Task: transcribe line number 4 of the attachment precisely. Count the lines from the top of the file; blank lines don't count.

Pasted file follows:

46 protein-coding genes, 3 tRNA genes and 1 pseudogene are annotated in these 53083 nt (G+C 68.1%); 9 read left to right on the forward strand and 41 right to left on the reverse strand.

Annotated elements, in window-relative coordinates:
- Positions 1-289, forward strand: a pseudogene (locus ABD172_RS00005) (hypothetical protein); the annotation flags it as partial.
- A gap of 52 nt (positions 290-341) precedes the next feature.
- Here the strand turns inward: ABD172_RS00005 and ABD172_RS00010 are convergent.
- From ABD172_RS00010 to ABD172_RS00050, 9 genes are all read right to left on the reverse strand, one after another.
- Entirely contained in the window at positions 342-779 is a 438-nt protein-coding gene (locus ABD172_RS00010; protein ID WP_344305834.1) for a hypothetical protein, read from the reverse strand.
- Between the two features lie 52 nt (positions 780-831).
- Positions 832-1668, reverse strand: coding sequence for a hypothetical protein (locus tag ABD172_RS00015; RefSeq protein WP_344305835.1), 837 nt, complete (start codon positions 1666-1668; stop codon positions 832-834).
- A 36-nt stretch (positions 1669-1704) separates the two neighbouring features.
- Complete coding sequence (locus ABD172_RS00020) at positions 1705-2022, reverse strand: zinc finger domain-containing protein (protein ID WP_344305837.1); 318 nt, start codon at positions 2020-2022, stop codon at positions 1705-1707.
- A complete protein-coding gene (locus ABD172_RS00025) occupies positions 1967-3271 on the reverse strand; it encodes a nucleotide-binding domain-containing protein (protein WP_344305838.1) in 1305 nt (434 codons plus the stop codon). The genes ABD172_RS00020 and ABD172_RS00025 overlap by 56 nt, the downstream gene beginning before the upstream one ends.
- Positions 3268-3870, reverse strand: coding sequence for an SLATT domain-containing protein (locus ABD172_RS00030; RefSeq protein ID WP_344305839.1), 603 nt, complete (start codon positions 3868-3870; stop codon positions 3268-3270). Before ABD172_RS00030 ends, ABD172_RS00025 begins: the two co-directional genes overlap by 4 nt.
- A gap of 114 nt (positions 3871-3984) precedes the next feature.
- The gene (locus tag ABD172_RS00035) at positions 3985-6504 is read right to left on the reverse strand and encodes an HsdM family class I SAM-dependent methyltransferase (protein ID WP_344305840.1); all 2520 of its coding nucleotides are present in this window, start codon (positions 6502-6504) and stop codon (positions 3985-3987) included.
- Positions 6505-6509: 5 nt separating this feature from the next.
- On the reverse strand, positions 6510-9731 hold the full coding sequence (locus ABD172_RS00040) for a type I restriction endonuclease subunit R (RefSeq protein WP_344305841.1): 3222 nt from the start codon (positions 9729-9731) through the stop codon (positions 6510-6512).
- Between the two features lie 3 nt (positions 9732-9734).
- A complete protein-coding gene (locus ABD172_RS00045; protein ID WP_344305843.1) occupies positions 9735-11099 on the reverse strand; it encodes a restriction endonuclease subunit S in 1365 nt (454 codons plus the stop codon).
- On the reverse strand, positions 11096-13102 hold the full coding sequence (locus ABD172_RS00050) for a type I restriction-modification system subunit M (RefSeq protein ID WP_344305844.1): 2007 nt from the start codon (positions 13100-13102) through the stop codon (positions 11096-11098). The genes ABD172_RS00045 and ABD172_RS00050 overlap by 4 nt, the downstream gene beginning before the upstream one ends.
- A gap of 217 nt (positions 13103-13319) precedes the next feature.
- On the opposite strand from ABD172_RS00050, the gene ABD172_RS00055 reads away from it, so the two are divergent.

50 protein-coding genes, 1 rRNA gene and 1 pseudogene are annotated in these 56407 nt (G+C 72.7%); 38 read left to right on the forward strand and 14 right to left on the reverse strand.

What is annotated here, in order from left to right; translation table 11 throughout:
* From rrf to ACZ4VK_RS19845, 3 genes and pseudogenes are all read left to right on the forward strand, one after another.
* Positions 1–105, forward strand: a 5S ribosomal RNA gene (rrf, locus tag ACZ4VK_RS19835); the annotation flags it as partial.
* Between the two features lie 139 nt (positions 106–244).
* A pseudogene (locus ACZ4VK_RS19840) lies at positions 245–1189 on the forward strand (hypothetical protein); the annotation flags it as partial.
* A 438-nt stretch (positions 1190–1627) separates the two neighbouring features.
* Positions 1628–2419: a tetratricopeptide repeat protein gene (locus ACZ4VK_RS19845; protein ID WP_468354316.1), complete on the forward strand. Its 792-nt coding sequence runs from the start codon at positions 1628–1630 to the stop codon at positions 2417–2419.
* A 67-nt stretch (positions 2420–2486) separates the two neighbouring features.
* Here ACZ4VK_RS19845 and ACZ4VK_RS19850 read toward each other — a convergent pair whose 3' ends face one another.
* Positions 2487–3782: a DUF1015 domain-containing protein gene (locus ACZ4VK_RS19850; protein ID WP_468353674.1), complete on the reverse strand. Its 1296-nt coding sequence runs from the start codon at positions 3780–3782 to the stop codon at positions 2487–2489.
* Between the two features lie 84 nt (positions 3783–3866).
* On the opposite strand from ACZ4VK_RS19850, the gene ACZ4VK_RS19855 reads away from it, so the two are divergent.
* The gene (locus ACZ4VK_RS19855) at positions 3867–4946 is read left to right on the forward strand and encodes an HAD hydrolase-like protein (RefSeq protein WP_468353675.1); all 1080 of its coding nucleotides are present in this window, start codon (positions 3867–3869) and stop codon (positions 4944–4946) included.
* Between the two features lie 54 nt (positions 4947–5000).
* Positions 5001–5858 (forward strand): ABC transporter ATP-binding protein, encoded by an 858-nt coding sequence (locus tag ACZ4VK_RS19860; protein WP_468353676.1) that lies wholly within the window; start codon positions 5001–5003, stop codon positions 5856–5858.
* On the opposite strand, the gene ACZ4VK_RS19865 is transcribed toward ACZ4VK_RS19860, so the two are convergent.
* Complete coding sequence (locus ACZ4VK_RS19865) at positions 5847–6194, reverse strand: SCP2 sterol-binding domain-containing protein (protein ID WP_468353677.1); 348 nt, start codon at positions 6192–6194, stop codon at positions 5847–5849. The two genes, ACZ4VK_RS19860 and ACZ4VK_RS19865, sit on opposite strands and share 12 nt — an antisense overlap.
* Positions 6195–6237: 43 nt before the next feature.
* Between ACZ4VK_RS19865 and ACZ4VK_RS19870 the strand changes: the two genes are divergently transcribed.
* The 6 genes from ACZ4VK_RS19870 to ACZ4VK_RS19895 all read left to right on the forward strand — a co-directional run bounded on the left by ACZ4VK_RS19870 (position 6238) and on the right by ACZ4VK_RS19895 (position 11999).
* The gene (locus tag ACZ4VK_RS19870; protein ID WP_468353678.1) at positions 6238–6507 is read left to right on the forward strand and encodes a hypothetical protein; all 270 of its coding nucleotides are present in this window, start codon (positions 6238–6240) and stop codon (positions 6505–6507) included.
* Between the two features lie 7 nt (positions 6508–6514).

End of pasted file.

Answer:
- A gap of 52 nt (positions 290-341) precedes the next feature.